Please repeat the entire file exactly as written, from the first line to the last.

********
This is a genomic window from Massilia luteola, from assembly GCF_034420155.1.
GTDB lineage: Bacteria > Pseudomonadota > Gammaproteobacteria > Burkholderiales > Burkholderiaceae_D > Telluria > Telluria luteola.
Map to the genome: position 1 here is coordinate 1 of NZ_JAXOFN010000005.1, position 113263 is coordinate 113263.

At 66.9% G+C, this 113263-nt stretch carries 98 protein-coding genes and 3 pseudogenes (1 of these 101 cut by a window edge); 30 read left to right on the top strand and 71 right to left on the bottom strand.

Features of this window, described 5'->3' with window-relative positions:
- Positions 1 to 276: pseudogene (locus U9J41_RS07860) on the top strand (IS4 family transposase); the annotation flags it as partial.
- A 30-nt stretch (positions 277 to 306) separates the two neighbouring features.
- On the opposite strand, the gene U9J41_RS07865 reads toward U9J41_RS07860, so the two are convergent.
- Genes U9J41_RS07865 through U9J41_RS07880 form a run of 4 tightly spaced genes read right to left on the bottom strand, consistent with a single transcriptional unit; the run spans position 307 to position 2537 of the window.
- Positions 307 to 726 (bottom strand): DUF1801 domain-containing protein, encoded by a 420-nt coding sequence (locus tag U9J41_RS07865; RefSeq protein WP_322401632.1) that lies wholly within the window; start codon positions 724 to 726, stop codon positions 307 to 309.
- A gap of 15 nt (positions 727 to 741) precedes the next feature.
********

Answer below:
This is a genomic window from Massilia luteola, from assembly GCF_034420155.1.
GTDB lineage: Bacteria > Pseudomonadota > Gammaproteobacteria > Burkholderiales > Burkholderiaceae_D > Telluria > Telluria luteola.
Map to the genome: position 1 here is coordinate 1 of NZ_JAXOFN010000005.1, position 113263 is coordinate 113263.

At 66.9% G+C, this 113263-nt stretch carries 98 protein-coding genes and 3 pseudogenes (1 of these 101 cut by a window edge); 30 read left to right on the top strand and 71 right to left on the bottom strand.

Features of this window, described 5'->3' with window-relative positions:
- Positions 1 to 276: pseudogene (locus U9J41_RS07860) on the top strand (IS4 family transposase); the annotation flags it as partial.
- A 30-nt stretch (positions 277 to 306) separates the two neighbouring features.
- On the opposite strand, the gene U9J41_RS07865 reads toward U9J41_RS07860, so the two are convergent.
- Genes U9J41_RS07865 through U9J41_RS07880 form a run of 4 tightly spaced genes read right to left on the bottom strand, consistent with a single transcriptional unit; the run spans position 307 to position 2537 of the window.
- Positions 307 to 726 (bottom strand): DUF1801 domain-containing protein, encoded by a 420-nt coding sequence (locus tag U9J41_RS07865; RefSeq protein WP_322401632.1) that lies wholly within the window; start codon positions 724 to 726, stop codon positions 307 to 309.
- A gap of 15 nt (positions 727 to 741) precedes the next feature.